LINGUIST List 3.165

Thu 20 Feb 1992

FYI: Galician, Phonics, CAL

Editor for this issue: <>


Directory

  1. Margaret E. Winters, Galician
  2. Dominic Berducci, Re: 3.146 Queries: Gangs, Phonics, Place Names, Replicability
  3. (ominic Berducci, hooked on phonics
  4. "Bruce E. Nevin", phonics
  5. Letticia Galindo, Re: 3.137 Queries: Like, Swahili/Yoruba, ESL
  6. , RE: 3.151 Proto-World

Message 1: Galician

Date: Sun, 16 Feb 92 14:20:18 CSGalician
From: Margaret E. Winters <GA3704SIUCVMB.bitnet>
Subject: Galician

For information on Galician and what is being published about
it, see the yearly bibliography issue of the "Comparative
Romance Linguistics Newsletter", published every spring through
the Comparative Linguistics discussion group of the MLA. I don't
have a current mailing address at home, but if anyone wants it,
I'll be glad to post it from my office during the week.

 Margaret Winters
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Message 2: Re: 3.146 Queries: Gangs, Phonics, Place Names, Replicability

Date: Sun, 16 Feb 92 21:45:50 -0Re: 3.146 Queries: Gangs, Phonics, Place Names, Replicability
From: Dominic Berducci <berduccilinc.cis.upenn.edu>
Subject: Re: 3.146 Queries: Gangs, Phonics, Place Names, Replicability

Hooked on Phonics

It may work for adults who cannot read and who know the content and
context of words. But for children it appears to allow them to
'read' sounds or replicate sounds.

It depends what you mean by reading. If you beleive readers interact
with text rather than decode sound/meaning relationships then
"Hooked on Phonics" does not work

Dom Berducci----berduccilinc.cis.upenn.edu
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Message 3: hooked on phonics

Date: Mon, 17 Feb 92 08:44:15 CShooked on phonics
From: (ominic Berducci <baronux1.cso.uiuc.edu>
Subject: hooked on phonics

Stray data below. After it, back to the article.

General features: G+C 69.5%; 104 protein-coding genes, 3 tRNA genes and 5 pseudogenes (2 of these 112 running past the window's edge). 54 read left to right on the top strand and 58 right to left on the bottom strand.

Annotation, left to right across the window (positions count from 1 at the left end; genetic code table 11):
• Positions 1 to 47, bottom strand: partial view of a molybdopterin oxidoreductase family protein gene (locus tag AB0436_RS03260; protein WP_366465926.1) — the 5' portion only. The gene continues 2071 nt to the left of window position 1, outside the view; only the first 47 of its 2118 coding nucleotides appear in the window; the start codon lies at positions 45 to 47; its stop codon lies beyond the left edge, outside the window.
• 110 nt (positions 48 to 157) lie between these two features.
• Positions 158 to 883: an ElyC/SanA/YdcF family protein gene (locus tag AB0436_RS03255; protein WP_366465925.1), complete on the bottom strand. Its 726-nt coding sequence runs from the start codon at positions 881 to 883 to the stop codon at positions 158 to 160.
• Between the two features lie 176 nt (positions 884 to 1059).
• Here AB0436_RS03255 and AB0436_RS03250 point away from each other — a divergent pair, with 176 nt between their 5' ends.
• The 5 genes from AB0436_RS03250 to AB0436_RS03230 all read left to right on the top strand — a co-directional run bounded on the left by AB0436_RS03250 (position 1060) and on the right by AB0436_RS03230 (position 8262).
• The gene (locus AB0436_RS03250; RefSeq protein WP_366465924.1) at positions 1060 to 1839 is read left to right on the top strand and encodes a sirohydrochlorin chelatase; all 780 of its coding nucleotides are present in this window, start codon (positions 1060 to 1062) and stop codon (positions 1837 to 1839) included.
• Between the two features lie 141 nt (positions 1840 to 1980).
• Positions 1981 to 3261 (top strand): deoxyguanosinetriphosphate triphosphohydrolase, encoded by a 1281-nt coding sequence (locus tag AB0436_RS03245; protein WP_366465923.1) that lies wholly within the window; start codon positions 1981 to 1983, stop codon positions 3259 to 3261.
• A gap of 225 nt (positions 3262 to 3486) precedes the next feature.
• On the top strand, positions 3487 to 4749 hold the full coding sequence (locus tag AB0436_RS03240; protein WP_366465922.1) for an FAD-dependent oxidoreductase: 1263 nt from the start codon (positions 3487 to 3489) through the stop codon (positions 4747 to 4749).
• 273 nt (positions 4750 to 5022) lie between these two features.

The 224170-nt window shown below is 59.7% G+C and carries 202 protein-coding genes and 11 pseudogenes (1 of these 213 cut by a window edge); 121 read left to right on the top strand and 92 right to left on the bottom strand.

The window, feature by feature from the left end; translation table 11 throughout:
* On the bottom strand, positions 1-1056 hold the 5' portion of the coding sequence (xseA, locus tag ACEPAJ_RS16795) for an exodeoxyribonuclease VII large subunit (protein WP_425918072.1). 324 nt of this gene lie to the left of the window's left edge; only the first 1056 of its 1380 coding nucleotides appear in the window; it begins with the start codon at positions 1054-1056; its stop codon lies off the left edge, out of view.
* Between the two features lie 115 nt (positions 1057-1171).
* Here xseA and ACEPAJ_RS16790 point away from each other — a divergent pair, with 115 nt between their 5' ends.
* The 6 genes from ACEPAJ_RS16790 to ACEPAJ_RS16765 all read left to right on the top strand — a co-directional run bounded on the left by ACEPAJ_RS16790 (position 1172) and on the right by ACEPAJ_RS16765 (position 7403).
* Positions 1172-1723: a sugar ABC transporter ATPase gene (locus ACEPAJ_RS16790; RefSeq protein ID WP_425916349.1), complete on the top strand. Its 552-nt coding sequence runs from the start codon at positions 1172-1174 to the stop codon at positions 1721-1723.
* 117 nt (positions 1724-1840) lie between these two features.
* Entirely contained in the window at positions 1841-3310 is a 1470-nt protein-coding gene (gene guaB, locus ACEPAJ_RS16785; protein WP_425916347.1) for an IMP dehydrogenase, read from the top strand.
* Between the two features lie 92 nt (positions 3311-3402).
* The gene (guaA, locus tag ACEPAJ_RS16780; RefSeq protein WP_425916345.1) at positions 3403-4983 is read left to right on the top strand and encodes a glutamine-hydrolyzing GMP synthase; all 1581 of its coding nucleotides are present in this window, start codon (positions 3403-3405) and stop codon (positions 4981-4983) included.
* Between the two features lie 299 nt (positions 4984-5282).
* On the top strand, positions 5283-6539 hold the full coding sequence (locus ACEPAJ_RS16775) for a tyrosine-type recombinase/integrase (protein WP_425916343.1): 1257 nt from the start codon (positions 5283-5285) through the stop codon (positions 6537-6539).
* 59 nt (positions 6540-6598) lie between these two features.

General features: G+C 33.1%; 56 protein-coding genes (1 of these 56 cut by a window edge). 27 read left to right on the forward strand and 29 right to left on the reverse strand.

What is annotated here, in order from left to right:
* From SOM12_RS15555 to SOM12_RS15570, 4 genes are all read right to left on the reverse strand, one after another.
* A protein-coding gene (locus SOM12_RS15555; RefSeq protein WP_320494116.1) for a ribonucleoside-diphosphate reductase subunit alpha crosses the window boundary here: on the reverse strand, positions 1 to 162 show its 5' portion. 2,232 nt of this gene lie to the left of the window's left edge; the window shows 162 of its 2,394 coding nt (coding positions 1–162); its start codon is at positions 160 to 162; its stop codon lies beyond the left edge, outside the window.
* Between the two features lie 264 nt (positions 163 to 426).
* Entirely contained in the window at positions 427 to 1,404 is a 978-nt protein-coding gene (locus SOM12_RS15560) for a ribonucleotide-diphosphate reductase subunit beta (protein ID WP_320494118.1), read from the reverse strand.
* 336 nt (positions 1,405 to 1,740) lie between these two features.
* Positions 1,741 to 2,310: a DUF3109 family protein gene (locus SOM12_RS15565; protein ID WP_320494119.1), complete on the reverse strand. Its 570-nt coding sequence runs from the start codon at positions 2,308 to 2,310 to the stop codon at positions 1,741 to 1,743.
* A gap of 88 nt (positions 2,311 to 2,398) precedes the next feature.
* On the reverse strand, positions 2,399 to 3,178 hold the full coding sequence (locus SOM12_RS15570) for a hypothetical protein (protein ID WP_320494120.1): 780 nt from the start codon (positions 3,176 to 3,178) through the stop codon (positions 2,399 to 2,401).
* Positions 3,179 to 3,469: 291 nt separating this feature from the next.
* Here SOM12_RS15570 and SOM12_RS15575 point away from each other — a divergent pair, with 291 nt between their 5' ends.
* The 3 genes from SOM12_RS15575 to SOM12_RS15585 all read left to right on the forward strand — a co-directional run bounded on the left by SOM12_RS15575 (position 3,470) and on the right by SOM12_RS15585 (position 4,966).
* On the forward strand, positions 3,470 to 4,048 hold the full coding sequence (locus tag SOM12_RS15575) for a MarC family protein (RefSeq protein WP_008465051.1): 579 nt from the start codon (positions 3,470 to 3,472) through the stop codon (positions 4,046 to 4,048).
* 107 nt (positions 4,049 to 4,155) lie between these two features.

I too have heard the radio ads for "Hooked on Phonics," which
aim to strike at our fears of a literacy crisis. They encourage
the presumably illiterate adult audience (else why listen to radio?)
to call a phone number which requires, ironically, a knowledge of
the beginnings of the alphabet and promise what all the other
quick-fix language ads over the years have promised: to make you
(the sucker) who always feared you were worse than everyone else
and whose language use continually reinforced that fear, finally
just as good as your rivals and peers. You may have heard as well
the ads for tapes that will improve your vocabulary (They begin,
"People judge you by the words you use..." or something of the
like)-- which you can listen to in your car while you're stuck
in traffic (nothing to memorize, nothing to read--another quick
fix for a major malaise).

If I'm not mistaken, H-O-Ph does something like make sounds into
songs, making reading fun (almost as fun as listening to the radio--
the station I've heard the commercial on is an all-news Chicago
station).

And the NCTE I believe has come out with a strong denunciation of
the hucksterism involved in this particular program. No, I don't
know if it works, but I wouldn't bet on it or anything else sandwiched
between sound bites and competing ads for reconditioned copy machines
and basement de-waterers. Context, as we know from reading, is all!

Dennis Baron debaronuiuc.edu
Dept. of English office: 217-244-0568
University of Illinois messages: 217-333-2392
608 S. Wright St fax: 217-333-4321
Urbana IL 61801
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Message 4: phonics

Date: Thu, 20 Feb 92 08:09:18 ESphonics
From: "Bruce E. Nevin" <bnevinccb.bbn.com>
Subject: phonics

> LRUDOLPHvax.clarku.edu

On Phonics vs. visual recognition of word shapes, the two methods seem
to be complementary and both necessary to optimum pedagogy. See Marilyn
Adams' book surveying the issues, published last year.

	Bruce Nevin
	bnbbn.com
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Message 5: Re: 3.137 Queries: Like, Swahili/Yoruba, ESL

Date: Mon, 17 Feb 92 10:36:22 MSRe: 3.137 Queries: Like, Swahili/Yoruba, ESL
From: Letticia Galindo <IDDLGASUVM.INRE.ASU.EDU>
Subject: Re: 3.137 Queries: Like, Swahili/Yoruba, ESL

TO THE FELLOW NEEDING INFO ON CAL--THE ADDRESS IS

CENTER FOR APPLIED LINGUISTICS
1118 22ND ST., NW
WASHINGTON, DC 20022
(202)429-9292
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Message 6: RE: 3.151 Proto-World

Date: Sun, 16 Feb 1992 8:40:30 -RE: 3.151 Proto-World
From: <J_LIMBERUNHH.UNH.EDU>
Subject: RE: 3.151 Proto-World

The "bow-wow" and other ding-dong origin theories are mentioned in Max Muller's
late 19th disagreements with Darwin's remarks on language origins in Origin of
Species. Muller, I believe,was being sarcastically skeptical of the idea that
human language could have been distilled from the cries of animals and the song
dialects of birds Darwin mentions. I don't have a specific reference
handy but they are in
 Limber, J. (1982). What can chimps tell us about the origins of language
. In S.Kuczaj (Ed.), Language Development: Volume 2 (pp. 429-446). Hillsdale,
 NJ: L. E. Erlbaum.

Its been quite while and I don't recall if Muller himself concocted these
or just used them.
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